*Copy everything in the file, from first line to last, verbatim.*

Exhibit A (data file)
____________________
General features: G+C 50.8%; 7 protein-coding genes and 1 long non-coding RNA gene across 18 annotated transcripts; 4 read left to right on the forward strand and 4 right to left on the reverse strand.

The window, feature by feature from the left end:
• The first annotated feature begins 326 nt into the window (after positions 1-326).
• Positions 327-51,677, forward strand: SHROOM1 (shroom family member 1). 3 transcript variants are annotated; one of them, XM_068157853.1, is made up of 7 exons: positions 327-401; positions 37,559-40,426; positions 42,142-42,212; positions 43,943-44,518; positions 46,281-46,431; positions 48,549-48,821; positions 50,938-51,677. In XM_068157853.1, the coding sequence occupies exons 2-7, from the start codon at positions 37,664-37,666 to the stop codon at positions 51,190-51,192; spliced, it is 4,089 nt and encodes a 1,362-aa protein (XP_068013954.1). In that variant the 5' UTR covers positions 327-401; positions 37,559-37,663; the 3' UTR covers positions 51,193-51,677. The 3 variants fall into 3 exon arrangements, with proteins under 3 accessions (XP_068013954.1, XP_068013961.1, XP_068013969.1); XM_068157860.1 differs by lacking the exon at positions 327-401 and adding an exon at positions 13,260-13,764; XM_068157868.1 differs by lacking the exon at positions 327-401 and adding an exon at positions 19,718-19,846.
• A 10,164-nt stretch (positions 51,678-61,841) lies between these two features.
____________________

General features: G+C 50.8%; 7 protein-coding genes and 1 long non-coding RNA gene across 18 annotated transcripts; 4 read left to right on the forward strand and 4 right to left on the reverse strand.

The window, feature by feature from the left end:
• The first annotated feature begins 326 nt into the window (after positions 1-326).
• Positions 327-51,677, forward strand: SHROOM1 (shroom family member 1). 3 transcript variants are annotated; one of them, XM_068157853.1, is made up of 7 exons: positions 327-401; positions 37,559-40,426; positions 42,142-42,212; positions 43,943-44,518; positions 46,281-46,431; positions 48,549-48,821; positions 50,938-51,677. In XM_068157853.1, the coding sequence occupies exons 2-7, from the start codon at positions 37,664-37,666 to the stop codon at positions 51,190-51,192; spliced, it is 4,089 nt and encodes a 1,362-aa protein (XP_068013954.1). In that variant the 5' UTR covers positions 327-401; positions 37,559-37,663; the 3' UTR covers positions 51,193-51,677. The 3 variants fall into 3 exon arrangements, with proteins under 3 accessions (XP_068013954.1, XP_068013961.1, XP_068013969.1); XM_068157860.1 differs by lacking the exon at positions 327-401 and adding an exon at positions 13,260-13,764; XM_068157868.1 differs by lacking the exon at positions 327-401 and adding an exon at positions 19,718-19,846.
• A 10,164-nt stretch (positions 51,678-61,841) lies between these two features.